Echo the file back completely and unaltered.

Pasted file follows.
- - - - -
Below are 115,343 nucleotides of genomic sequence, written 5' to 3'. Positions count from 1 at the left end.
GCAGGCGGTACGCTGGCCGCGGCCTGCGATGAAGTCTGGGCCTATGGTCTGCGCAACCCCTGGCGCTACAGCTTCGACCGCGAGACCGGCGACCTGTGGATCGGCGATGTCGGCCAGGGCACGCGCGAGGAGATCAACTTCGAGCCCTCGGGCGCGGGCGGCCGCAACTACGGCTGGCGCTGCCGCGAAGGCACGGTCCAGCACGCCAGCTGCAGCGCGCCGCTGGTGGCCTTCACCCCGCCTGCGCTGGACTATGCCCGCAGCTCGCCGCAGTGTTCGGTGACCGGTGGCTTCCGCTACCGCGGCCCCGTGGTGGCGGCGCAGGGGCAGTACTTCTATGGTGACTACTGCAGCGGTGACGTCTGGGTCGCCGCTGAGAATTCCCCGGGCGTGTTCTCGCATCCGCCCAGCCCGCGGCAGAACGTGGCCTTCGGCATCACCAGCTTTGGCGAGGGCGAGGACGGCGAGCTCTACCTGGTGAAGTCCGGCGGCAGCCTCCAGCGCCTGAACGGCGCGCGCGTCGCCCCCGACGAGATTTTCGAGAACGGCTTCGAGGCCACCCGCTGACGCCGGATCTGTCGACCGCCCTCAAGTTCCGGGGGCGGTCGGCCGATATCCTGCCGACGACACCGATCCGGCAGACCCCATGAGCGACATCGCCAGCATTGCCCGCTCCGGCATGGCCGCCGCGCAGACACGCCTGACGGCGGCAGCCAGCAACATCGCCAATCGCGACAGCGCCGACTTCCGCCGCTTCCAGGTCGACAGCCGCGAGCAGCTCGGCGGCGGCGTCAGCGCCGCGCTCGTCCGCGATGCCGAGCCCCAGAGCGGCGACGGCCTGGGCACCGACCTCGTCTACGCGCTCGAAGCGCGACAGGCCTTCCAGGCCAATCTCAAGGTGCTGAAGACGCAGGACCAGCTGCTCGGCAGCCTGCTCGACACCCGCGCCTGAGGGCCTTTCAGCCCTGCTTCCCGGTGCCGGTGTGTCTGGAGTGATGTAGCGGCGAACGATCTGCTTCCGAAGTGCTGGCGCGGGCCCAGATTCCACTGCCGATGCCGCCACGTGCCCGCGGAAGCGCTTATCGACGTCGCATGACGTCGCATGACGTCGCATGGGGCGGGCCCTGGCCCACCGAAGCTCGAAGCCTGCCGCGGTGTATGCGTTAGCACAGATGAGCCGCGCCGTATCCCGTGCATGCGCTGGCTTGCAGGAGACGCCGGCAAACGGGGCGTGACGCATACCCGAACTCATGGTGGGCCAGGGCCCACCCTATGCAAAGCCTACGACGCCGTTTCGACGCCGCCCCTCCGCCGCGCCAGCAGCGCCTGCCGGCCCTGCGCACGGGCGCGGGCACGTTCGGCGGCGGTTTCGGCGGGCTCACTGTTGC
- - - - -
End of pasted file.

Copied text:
Below are 115,343 nucleotides of genomic sequence, written 5' to 3'. Positions count from 1 at the left end.
GCAGGCGGTACGCTGGCCGCGGCCTGCGATGAAGTCTGGGCCTATGGTCTGCGCAACCCCTGGCGCTACAGCTTCGACCGCGAGACCGGCGACCTGTGGATCGGCGATGTCGGCCAGGGCACGCGCGAGGAGATCAACTTCGAGCCCTCGGGCGCGGGCGGCCGCAACTACGGCTGGCGCTGCCGCGAAGGCACGGTCCAGCACGCCAGCTGCAGCGCGCCGCTGGTGGCCTTCACCCCGCCTGCGCTGGACTATGCCCGCAGCTCGCCGCAGTGTTCGGTGACCGGTGGCTTCCGCTACCGCGGCCCCGTGGTGGCGGCGCAGGGGCAGTACTTCTATGGTGACTACTGCAGCGGTGACGTCTGGGTCGCCGCTGAGAATTCCCCGGGCGTGTTCTCGCATCCGCCCAGCCCGCGGCAGAACGTGGCCTTCGGCATCACCAGCTTTGGCGAGGGCGAGGACGGCGAGCTCTACCTGGTGAAGTCCGGCGGCAGCCTCCAGCGCCTGAACGGCGCGCGCGTCGCCCCCGACGAGATTTTCGAGAACGGCTTCGAGGCCACCCGCTGACGCCGGATCTGTCGACCGCCCTCAAGTTCCGGGGGCGGTCGGCCGATATCCTGCCGACGACACCGATCCGGCAGACCCCATGAGCGACATCGCCAGCATTGCCCGCTCCGGCATGGCCGCCGCGCAGACACGCCTGACGGCGGCAGCCAGCAACATCGCCAATCGCGACAGCGCCGACTTCCGCCGCTTCCAGGTCGACAGCCGCGAGCAGCTCGGCGGCGGCGTCAGCGCCGCGCTCGTCCGCGATGCCGAGCCCCAGAGCGGCGACGGCCTGGGCACCGACCTCGTCTACGCGCTCGAAGCGCGACAGGCCTTCCAGGCCAATCTCAAGGTGCTGAAGACGCAGGACCAGCTGCTCGGCAGCCTGCTCGACACCCGCGCCTGAGGGCCTTTCAGCCCTGCTTCCCGGTGCCGGTGTGTCTGGAGTGATGTAGCGGCGAACGATCTGCTTCCGAAGTGCTGGCGCGGGCCCAGATTCCACTGCCGATGCCGCCACGTGCCCGCGGAAGCGCTTATCGACGTCGCATGACGTCGCATGACGTCGCATGGGGCGGGCCCTGGCCCACCGAAGCTCGAAGCCTGCCGCGGTGTATGCGTTAGCACAGATGAGCCGCGCCGTATCCCGTGCATGCGCTGGCTTGCAGGAGACGCCGGCAAACGGGGCGTGACGCATACCCGAACTCATGGTGGGCCAGGGCCCACCCTATGCAAAGCCTACGACGCCGTTTCGACGCCGCCCCTCCGCCGCGCCAGCAGCGCCTGCCGGCCCTGCGCACGGGCGCGGGCACGTTCGGCGGCGGTTTCGGCGGGCTCACTGTTGC